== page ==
Initial concerns of how Philae fared in the landing were on our minds. News trickled in that several problems had occurred during contact. Harpoons designed to secure the lander to the surface of the comet to prevent bouncing upon landing did not fire. The lander bounced twice, with the first bounce lasting for almost two hours, and the second bounce lasting several minutes. Worries of damage were the main concern.
By the morning of November 13, concerns were eased when a modest photo of Philae’s foot was released by the European Space Agency. The MMA looks forward to more news and information about the comet.
To read more about the landing, visit the European Space Agency’s website here.
Brown Anole. Photo credit Coco Csaba Cseko
There is no lizard that can survive the winters on Nantucket, however, that does not mean there are no lizards on Nantucket! On October 7, Coco Csaba Cseko, from Flowers on Chestnut, found and captured a brown anole (Anolis snagrei) among the shop’s flowers. He donated it to the MMA Natural Science Museum where it now happily resides.
We knew these lizards are regularly introduced to Nantucket in shipments of flowers and plants (there are rumors of them marauding around the Bartlett greenhouses), but we had never received the actual animal.
Brown Anoles are native to Cuba and the Bahamas, but have been introduced around the world. Until the Nantucket winters get much warmer, these lizards will not be able to survive outdoors and this is a good thing- they will eat anything that fits in their mouths, a potential disaster to our native frogs and insects.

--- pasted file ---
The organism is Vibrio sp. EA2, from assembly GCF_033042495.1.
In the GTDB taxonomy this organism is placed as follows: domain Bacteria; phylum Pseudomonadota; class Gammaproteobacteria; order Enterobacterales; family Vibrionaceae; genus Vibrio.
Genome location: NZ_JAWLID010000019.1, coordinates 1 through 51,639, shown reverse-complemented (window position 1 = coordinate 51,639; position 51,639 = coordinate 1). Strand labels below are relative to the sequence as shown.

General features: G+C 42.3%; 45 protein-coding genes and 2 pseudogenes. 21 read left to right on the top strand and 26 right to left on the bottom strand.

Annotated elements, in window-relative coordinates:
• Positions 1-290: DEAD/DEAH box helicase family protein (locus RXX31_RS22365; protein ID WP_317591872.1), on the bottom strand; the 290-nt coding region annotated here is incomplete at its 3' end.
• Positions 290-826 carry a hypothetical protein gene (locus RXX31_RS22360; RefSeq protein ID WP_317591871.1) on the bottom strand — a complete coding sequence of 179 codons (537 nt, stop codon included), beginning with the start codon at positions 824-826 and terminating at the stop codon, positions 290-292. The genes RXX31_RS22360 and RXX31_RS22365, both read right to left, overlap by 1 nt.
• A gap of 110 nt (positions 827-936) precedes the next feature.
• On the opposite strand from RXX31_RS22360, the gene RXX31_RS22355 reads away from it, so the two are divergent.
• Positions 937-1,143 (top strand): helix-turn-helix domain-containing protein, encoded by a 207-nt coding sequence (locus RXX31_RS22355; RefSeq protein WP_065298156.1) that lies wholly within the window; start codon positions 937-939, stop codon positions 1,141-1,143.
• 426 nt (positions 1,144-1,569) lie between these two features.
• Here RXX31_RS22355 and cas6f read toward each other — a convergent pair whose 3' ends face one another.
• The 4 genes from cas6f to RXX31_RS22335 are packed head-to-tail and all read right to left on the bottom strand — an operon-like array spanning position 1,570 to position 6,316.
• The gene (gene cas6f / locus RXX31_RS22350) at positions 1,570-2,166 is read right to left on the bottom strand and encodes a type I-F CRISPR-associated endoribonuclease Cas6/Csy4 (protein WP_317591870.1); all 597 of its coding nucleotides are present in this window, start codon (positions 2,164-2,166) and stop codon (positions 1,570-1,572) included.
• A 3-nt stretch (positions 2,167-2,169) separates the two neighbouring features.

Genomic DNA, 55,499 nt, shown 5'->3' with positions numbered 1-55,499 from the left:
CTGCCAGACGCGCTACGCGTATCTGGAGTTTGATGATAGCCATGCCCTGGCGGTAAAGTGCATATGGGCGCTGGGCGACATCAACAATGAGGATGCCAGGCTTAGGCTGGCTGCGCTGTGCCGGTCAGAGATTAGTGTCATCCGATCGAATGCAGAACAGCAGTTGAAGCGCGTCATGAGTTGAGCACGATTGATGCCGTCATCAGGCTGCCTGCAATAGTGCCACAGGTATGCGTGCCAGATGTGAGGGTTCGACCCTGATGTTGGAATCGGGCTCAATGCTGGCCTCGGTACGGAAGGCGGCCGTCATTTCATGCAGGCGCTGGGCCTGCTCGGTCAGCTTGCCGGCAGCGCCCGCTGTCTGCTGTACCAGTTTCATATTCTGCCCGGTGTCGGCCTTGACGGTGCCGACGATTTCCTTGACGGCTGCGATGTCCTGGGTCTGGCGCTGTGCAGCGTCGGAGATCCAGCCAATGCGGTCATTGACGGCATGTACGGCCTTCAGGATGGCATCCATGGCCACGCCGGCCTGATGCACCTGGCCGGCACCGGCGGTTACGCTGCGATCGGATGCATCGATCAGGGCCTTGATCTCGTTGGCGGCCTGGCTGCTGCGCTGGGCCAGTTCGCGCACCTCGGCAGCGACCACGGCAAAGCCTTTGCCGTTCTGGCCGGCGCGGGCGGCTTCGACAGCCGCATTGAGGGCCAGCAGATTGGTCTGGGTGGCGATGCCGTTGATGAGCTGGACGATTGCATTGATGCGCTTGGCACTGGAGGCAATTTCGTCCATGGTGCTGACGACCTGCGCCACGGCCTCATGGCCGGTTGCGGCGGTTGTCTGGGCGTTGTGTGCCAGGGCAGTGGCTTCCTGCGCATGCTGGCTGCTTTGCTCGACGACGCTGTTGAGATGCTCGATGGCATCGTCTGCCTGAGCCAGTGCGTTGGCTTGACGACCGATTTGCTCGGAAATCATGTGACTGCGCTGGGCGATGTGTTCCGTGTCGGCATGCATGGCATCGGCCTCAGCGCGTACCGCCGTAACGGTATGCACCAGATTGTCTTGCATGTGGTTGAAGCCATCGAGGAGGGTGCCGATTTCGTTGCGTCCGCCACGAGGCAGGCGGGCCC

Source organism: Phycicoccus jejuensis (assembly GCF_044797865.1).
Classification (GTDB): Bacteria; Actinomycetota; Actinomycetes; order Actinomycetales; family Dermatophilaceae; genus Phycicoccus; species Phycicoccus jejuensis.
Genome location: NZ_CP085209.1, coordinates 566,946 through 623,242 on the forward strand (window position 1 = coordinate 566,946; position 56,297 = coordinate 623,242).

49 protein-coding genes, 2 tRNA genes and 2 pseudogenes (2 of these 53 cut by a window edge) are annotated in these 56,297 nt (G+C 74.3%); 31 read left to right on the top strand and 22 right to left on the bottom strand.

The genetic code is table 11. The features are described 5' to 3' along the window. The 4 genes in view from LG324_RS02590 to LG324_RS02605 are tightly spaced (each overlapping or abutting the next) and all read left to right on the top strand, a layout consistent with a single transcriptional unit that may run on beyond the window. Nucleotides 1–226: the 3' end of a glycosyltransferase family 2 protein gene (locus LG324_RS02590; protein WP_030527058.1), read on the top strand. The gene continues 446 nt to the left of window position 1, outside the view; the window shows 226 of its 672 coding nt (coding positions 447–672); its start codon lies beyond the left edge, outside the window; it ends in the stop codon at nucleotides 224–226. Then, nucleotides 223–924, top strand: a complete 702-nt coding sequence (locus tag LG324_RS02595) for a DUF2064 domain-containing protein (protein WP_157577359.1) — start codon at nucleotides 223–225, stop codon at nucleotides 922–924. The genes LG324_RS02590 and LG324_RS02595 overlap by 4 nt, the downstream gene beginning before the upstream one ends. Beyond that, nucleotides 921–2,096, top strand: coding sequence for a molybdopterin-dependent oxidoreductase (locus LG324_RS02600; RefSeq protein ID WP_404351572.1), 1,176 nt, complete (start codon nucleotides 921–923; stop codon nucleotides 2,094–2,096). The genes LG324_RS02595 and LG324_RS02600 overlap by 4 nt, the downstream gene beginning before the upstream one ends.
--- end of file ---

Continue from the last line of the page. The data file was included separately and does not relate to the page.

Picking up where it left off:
As an interesting side note, in 2009, a Cuban tree frog was captured at Flowers on Chestnut. This species has the same range as the brown anoles and has also been introduced all over the place. It is a terrible invasive species in the southeast USA. The frog is still alive but is becoming elderly.
Thanks to Coco for for catching the lizard and thinking of us!
Please join MMA astronomer Michael West, research physician and MMA Board Member Malcolm MacNab, and patent lawyer Bill Sherman for an enlightening and interesting presentation and discussion on science and religion.
Light Refreshments will be served.
Co-sponsored by St Paul’s Church and MMA.
The event will be held at St. Paul’s Episcopal Church Parish (20 Fair Street) on
Tuesday, September 23rd from 7PM – 8:30PM.
Do you know someone who was bitten by a brown recluse on Nantucket? Have you ever wondered if you should exercise an extra 15 minutes to burn off the calories from eating eight spiders every year while you sleep? Throughout the year we get a plethora of spider questions and unfortunately, many are based on misinformation!